FIGURE 3 .In many load situations the torque must be independent of speed, that is the load torque requirements will not follow a square law. The arrangement shown in FIG- URE 3 is designed to accommodate such requirements by having the control pressure in passage 1 in opposition to the centrifugal force of valve D1, and a separate source of fluid pressure in passage 2, called the apply pressure, is used to actuate the clutch piston C. Consequently, the valve movement controls the clutch apply pressure which is provided from a constant source, independently from the contro pressure in passage 1.

FIGURE 4 This is a modification of the arrangement shown in FIGURE 3 but the spool valve D vents pressure from chamber C1 to sump passage 4 when the valve moves radially outward. Therefore the vent 4 in FIGURE 4 replaces the orifice F of FIGURE 3. Inward movement of valve D permits apply pressure to go from passage 2 to chamber C1.

FIGURE 5 The arrangement shown in FIGURE 5, and its hydraulic control circuits as shown in FIGURE 9, are used to overcome certain control problems which may occur under some conditions with the device of FIGURE 3. For example, in the device of FIGURE 3, valve port overlapping or underlapping may occur to cause a dead space and resulting control problems. The valve arrangement of FIGURE 5 overcomes this difficulty.

Referring also to FIGURE 9, if the manual control valve MV is not activated, the valve D2 will be in the position shown with its land portion DZL blocking passage 3, and the pressure in passages 1 and 2 will be equal. The pressure in the compensating pin chamber 5, because of a passage I in valve D2, will be equal to that in passage 2. Furthermore, the pressures in chamber C1 and at the discharge side of orifice F will also be equal.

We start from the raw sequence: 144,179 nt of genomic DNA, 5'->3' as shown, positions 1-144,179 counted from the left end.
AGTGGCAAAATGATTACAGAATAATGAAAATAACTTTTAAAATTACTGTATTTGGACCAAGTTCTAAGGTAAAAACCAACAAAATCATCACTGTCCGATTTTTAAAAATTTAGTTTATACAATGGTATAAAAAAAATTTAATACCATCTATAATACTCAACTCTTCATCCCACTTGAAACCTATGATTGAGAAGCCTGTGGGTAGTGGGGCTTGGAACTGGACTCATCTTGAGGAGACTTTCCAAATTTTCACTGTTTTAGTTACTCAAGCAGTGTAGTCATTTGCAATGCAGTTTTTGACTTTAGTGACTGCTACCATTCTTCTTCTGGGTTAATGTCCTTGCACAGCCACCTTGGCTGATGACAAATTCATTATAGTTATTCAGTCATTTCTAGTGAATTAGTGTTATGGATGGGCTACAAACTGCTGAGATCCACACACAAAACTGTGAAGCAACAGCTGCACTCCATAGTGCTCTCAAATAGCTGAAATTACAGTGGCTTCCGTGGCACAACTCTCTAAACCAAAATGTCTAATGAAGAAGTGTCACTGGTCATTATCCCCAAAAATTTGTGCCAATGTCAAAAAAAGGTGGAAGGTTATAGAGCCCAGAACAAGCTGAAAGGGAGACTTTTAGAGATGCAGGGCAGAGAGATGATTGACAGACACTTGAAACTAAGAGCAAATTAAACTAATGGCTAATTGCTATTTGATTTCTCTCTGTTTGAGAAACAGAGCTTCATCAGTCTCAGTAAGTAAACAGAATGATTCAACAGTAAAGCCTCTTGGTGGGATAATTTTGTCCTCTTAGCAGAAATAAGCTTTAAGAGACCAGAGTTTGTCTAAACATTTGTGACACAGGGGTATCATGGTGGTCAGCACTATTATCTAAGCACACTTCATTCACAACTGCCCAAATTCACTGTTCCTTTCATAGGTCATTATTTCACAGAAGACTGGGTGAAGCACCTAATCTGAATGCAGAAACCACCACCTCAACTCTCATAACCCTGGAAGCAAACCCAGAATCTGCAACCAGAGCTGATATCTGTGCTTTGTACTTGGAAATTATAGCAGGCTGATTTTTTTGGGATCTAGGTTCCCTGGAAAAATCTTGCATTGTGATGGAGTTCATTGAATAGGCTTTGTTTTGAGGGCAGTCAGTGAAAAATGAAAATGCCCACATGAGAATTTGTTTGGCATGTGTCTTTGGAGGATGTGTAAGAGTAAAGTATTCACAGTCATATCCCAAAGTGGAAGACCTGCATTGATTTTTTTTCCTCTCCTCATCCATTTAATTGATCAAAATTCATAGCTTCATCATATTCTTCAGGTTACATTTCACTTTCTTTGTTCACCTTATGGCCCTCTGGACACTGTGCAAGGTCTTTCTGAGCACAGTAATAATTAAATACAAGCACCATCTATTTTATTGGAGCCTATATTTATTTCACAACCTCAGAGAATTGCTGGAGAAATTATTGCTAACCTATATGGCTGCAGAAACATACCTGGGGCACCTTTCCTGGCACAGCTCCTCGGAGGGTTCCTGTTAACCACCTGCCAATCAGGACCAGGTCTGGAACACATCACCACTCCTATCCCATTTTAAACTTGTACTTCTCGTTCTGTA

Due to centrifugal force, valve D2 will thus close flow from passage 2 to passage 3 leading to the chamber C1, creating a neutral situation, that is, the valve D2 will be in hydrostatic force balance. Chamber C1 will be emptied through orifice F. I

As an alternative to the use of passage I in the valve D2, passage 2, as shown by dotted lines in FIGURE 5a, may lead directly to the space 3a between the lands D2L and D21 of the valve. When the manual valve MV is shifted, pressure in passage 1 is raised over that of passage 2, thus overcoming centrifugal force on valve D2, allowing pressure fluid from passage '2 to cause clutch engagement. Engagement of the clutch and consequent increase in speed causes increase in the centrifugal force acting on valve D2, and restricts pressure fluid flow from passage 2 to passage 3, thus limiting speed of rotation.

The apply pressure can thus be made to be of any desired value.